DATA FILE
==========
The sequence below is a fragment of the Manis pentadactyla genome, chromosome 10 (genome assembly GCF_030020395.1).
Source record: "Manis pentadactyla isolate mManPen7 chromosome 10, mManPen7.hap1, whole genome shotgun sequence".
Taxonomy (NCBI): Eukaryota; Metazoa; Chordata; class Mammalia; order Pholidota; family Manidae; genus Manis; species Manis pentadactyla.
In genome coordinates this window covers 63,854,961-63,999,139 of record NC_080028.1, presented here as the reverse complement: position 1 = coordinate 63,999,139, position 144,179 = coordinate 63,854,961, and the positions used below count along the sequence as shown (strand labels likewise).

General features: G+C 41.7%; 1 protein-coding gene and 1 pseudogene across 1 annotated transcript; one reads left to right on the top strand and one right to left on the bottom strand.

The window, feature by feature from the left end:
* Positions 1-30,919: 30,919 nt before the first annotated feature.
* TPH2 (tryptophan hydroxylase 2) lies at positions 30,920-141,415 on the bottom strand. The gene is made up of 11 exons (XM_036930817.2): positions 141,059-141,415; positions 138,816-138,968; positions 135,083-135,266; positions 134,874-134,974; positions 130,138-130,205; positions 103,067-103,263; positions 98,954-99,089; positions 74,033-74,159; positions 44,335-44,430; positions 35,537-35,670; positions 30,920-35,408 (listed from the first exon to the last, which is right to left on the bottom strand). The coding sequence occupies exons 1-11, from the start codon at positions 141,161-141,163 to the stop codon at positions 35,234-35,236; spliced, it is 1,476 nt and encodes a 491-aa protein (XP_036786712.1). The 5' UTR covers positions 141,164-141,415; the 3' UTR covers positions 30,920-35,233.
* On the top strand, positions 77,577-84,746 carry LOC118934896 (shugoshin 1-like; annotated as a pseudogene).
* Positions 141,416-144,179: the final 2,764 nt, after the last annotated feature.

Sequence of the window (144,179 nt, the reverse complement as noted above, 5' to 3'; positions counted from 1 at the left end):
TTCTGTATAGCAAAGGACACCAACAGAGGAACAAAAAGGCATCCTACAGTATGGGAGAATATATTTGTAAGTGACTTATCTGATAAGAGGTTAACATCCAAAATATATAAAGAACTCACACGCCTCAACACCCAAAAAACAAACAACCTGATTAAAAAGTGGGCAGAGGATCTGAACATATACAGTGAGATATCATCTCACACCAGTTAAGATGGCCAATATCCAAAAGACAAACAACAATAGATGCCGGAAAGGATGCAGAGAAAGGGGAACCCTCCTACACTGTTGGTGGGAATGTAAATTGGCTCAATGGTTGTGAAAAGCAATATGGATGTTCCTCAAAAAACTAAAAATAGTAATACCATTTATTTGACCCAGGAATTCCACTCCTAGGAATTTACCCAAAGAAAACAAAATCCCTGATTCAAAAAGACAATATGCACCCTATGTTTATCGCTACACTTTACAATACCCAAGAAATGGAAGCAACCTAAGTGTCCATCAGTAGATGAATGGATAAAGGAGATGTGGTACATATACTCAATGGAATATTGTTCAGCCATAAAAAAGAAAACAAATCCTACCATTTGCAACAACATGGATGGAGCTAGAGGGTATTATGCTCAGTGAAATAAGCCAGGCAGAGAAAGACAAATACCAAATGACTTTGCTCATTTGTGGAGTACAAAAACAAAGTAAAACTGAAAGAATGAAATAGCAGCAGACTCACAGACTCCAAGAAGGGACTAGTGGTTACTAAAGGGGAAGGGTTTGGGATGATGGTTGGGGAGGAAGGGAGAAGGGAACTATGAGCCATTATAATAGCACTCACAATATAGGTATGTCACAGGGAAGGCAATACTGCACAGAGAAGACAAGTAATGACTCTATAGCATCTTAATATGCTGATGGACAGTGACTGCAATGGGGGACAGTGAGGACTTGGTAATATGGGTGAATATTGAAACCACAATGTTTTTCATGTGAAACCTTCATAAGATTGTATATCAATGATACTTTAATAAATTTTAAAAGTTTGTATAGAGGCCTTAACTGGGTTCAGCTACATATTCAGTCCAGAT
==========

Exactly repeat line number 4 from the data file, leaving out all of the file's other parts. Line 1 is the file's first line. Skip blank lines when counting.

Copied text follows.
In genome coordinates this window covers 63,854,961-63,999,139 of record NC_080028.1, presented here as the reverse complement: position 1 = coordinate 63,999,139, position 144,179 = coordinate 63,854,961, and the positions used below count along the sequence as shown (strand labels likewise).